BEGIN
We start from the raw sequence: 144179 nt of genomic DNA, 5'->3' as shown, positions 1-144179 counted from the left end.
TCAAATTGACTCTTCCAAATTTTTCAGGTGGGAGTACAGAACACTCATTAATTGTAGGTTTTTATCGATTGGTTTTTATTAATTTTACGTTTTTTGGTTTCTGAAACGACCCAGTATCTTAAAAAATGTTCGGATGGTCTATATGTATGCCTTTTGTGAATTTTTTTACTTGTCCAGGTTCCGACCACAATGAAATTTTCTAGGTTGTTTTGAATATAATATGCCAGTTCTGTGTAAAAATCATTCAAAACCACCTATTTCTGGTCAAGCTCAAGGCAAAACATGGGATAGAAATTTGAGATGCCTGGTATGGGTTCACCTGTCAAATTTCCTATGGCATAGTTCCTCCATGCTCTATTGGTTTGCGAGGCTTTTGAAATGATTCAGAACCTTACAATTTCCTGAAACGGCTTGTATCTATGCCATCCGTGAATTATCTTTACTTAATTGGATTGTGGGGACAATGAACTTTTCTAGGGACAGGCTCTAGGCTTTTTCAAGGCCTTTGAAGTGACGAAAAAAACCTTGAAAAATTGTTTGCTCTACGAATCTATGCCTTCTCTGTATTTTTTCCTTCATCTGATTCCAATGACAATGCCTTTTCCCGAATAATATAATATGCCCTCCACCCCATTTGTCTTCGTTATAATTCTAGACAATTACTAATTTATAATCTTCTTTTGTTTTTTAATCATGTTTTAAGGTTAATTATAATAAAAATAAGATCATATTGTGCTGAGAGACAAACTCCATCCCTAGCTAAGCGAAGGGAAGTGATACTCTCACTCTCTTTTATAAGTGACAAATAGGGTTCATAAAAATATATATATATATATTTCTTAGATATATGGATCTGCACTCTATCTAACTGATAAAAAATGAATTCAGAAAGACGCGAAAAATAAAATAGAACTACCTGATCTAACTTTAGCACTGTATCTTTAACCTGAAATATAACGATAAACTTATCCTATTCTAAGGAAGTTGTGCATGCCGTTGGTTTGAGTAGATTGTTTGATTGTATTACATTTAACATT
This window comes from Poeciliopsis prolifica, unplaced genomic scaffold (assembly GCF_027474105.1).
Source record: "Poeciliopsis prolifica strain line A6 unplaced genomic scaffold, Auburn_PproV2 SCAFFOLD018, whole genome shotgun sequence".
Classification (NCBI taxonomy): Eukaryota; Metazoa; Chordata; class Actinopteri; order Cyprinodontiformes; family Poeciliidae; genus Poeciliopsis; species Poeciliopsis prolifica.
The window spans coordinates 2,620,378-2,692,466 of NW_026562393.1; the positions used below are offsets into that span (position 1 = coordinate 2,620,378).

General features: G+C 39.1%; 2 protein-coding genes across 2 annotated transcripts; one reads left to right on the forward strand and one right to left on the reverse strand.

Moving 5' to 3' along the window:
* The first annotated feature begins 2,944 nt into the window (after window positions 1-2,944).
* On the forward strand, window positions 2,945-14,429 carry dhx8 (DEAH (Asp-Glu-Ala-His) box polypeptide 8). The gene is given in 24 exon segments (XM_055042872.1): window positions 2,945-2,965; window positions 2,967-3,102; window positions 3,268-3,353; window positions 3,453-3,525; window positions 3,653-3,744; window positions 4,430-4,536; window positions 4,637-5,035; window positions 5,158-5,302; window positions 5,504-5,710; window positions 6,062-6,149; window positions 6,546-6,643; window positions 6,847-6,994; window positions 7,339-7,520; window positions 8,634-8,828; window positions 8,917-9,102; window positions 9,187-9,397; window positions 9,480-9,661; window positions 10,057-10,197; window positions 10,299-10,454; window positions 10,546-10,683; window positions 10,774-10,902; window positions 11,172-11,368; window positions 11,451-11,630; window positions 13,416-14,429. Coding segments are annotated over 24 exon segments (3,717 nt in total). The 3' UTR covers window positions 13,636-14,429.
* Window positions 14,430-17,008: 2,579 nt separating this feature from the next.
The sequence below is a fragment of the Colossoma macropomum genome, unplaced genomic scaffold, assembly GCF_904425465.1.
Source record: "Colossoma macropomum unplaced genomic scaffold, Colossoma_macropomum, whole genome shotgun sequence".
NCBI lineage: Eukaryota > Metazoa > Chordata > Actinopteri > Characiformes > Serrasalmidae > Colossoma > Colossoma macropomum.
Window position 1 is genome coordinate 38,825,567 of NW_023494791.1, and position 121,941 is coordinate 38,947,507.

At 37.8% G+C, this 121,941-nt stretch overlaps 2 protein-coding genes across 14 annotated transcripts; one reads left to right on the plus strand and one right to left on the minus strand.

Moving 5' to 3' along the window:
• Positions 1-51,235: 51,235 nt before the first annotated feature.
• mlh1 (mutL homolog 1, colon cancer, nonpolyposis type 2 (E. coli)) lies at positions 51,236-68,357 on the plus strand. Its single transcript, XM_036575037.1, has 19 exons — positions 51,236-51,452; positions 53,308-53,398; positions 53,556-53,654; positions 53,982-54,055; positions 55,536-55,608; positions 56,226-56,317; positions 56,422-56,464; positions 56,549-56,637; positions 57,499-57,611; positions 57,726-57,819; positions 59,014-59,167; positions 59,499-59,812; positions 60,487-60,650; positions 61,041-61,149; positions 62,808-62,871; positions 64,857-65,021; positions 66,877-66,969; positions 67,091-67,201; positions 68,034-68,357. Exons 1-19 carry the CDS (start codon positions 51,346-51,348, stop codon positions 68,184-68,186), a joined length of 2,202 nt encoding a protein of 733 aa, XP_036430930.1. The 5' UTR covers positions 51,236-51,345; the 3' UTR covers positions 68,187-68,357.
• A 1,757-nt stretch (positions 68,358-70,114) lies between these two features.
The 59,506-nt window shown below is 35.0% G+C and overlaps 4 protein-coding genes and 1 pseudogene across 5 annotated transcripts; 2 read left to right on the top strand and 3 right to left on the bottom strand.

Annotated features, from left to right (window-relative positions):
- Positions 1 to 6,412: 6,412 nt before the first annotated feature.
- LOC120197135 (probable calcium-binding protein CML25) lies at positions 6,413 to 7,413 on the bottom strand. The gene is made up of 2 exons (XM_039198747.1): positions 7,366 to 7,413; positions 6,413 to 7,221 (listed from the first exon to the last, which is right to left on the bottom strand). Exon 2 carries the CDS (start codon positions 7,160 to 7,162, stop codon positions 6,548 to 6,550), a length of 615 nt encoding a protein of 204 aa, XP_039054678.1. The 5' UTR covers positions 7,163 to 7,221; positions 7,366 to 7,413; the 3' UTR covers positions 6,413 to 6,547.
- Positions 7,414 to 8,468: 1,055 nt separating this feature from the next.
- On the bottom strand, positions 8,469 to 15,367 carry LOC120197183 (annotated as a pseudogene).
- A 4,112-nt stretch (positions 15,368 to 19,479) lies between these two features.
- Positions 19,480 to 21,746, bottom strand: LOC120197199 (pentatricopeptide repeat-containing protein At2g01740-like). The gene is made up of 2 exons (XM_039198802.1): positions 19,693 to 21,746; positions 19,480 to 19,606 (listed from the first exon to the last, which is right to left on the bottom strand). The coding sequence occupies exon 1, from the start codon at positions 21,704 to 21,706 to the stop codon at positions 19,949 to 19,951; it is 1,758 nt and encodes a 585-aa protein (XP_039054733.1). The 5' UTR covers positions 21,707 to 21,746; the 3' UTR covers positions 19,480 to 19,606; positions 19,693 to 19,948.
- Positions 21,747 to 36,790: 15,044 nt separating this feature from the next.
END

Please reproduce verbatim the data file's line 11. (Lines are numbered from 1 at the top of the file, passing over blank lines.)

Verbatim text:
* Window positions 14,430-17,008: 2,579 nt separating this feature from the next.